March 9, 2005 | Commentary on Legal Issues
Welcome home and congratulations. According to published reports, you have done quite well for yourself while serving time in the Federal Bureau of Prisons. As Newsweek noted, the increased valuation of your stock has made you "a billionaire once again." You have two new TV shows ready to go, and a new line of furniture is slated to hit the stores the summer. And with the Kmart-Sears merger closing soon, you will have twice the shelf space for all your wares.
You have made the most of your prison stay and done "well." As a master of positioning, you also will understand that you are uniquely positioned now to do "good."
Again, according to published reports, you learned what it takes to be a model prisoner. (One of your new prison pals went so far to say that you "fit in very well here.") You immersed yourself in prison life and learned the prison version of going along to get along. You gave of yourself to many of the inmates and apparently made a difference in their lives. It's reported that you have come to understand that not all convicted felons are bad people.
The same day you left Alderson under a media glare, approximately another 1,500 inmates were also released from federal, state or local prisons or jails. There are only two differences between you and these other 1,500 inmates. One, you returned to a nice home, supportive family and friends and a good job. Most of the others did not. The second difference is, statistically speaking, 67 percent of the state inmates and many of the women you met at Alderson likely will return to prison after they have been released. It's safe to say you will not.
As we noted above, you are in a unique position to do more good for the other 100,000 women in state and local prisons -- the women you did not meet over the last five months. This good would be an extension of the class in entrepreneurial ventures for women you started at Alderson. You would be helping the scores of business leaders who would rather employ prison inmates than outsource to Mexico or India set up companies inside prisons. You would be helping them get over the bureaucratic hurdles so they can train and employ American inmates instead of foreign nationals.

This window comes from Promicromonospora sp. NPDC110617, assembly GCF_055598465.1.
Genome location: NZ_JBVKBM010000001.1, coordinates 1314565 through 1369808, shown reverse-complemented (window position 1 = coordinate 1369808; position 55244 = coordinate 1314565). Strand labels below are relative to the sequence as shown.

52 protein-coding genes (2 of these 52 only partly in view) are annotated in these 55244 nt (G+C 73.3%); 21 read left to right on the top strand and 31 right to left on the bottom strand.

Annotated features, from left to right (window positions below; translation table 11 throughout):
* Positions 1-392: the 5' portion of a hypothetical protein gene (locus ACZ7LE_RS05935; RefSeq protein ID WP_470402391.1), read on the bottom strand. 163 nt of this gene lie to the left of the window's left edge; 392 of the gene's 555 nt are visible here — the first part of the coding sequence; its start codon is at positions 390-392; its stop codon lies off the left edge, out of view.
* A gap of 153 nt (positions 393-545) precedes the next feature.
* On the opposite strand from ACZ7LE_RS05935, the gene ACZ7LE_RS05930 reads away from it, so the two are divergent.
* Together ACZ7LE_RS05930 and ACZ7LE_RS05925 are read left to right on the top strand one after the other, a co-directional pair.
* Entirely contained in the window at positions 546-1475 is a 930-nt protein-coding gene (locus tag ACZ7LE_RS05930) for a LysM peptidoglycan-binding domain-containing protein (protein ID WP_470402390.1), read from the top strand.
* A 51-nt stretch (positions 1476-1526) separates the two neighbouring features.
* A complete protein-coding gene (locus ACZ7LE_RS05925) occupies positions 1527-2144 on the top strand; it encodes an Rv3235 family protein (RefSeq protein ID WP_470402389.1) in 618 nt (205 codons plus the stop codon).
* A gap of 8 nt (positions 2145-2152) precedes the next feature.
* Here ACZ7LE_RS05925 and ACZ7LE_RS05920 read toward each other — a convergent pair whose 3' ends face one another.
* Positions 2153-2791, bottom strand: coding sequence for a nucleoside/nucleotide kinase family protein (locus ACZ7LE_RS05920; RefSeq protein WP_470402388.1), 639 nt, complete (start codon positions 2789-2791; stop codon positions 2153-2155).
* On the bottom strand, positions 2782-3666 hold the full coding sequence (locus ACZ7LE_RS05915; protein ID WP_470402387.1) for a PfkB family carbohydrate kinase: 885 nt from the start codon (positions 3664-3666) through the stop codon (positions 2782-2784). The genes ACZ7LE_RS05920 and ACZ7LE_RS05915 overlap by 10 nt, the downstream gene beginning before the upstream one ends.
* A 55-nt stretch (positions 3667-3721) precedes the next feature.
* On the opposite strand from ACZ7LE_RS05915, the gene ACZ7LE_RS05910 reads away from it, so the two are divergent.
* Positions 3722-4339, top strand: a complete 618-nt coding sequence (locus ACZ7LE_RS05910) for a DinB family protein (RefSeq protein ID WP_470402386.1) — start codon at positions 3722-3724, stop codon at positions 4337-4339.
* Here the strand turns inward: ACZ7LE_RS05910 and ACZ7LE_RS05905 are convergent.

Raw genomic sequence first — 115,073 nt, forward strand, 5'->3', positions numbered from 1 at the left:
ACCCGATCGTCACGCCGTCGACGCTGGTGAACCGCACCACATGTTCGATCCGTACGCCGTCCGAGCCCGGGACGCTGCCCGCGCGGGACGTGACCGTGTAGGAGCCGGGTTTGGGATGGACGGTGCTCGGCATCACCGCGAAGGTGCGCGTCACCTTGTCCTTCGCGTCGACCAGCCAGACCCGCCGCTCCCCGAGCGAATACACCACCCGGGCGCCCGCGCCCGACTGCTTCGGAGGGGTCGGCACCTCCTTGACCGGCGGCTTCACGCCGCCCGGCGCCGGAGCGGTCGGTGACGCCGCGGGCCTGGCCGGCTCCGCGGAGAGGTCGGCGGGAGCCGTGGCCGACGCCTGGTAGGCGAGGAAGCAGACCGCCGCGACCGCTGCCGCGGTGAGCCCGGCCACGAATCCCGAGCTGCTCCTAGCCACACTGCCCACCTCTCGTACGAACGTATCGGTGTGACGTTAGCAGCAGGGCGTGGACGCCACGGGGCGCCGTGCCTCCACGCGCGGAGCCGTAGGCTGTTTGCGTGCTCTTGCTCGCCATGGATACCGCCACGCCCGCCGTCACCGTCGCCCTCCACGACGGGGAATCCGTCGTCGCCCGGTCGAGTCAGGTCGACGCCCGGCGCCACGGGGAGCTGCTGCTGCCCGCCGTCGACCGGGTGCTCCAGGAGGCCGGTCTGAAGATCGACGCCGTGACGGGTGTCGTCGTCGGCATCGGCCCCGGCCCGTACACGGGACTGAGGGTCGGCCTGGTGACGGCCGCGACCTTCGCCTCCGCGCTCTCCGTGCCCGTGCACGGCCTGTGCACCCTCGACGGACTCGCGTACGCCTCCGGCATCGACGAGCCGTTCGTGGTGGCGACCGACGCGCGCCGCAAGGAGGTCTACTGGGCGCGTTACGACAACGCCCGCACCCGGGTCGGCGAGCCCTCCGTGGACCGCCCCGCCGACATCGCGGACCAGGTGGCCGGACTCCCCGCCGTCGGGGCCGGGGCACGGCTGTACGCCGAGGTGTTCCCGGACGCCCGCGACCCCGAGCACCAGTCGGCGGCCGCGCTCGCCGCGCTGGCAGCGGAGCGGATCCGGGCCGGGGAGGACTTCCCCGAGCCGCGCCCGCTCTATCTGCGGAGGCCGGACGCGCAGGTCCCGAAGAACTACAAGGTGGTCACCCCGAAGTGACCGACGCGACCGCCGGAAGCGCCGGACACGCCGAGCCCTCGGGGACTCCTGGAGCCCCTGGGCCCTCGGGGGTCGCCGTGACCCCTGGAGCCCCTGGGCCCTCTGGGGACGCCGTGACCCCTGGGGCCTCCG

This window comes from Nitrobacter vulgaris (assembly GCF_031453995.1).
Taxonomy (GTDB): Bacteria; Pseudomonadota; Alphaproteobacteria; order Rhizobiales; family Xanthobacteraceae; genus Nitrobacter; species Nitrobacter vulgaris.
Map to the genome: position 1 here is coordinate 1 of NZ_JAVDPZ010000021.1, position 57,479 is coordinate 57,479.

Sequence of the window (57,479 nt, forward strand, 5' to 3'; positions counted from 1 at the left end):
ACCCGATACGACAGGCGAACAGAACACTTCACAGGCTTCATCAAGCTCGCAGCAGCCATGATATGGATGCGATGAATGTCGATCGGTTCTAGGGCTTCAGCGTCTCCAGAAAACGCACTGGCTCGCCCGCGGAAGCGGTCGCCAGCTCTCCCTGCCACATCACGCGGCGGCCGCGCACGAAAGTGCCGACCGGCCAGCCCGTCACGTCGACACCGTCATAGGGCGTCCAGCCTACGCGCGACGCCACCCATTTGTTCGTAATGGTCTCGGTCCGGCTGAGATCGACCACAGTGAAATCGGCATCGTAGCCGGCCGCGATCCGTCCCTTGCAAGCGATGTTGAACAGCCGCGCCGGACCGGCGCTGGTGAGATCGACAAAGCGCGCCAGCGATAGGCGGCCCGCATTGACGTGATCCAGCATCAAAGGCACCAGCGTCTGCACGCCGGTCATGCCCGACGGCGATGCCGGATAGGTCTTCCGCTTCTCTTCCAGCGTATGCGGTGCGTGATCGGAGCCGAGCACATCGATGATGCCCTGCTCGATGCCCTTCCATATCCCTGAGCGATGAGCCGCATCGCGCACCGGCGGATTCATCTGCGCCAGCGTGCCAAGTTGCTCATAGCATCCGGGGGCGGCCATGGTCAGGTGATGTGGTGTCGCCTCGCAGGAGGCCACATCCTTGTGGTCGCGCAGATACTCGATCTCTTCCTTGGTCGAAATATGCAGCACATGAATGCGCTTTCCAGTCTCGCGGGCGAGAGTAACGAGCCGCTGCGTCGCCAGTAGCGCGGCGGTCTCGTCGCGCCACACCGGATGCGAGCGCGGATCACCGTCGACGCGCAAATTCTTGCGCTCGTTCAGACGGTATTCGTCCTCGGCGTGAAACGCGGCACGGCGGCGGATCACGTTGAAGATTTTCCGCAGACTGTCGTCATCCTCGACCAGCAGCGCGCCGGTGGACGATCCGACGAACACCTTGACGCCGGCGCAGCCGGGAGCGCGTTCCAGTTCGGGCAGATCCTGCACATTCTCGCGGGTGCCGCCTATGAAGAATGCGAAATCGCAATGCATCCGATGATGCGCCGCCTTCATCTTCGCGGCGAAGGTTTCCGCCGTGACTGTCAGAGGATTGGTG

We think you will appreciate the enormous impact that this training and employment has on women inmates. A case in point: Several years ago, the Enterprise Prison Institute helped a company set up a small services center in a women's prison. We lamented to the warden that the company could offer only 15 jobs for his 500 inmates. The warden immediately reminded us of the impact that these 15 jobs had on all of his inmates. Because these jobs (paying the federal minimum wage) were the most sought-after inmate program, most inmates worked harder in their school and rehabilitation classes to earn the chance to apply for these jobs. His words were memorable: "Overnight, we had a women's prison that offered good training, jobs and hope. I could feel the difference in the attitudes of the women right away. It was stark."
Mostly beyond the media lights, there are some companies who are already offering training, work and hope for women inmates today. With the right assistance, there could be far more. While you certainly have hundreds of ideas in your suggestion box as to what to do to "do good," what more fitting way to assist these 100,000 women than by helping provide the work training and experience in prison, so they, too, can return home to a good job?
Edwin Meese III, a former U.S. attorney general who heads the Center for Legal and Judicial Studies at The Heritage Foundation is chairman of the Enterprise Prison Institute. Knut A. Rostad is the Institute's director.
Distributed nationally on the Knight-Ridder Tribune Wire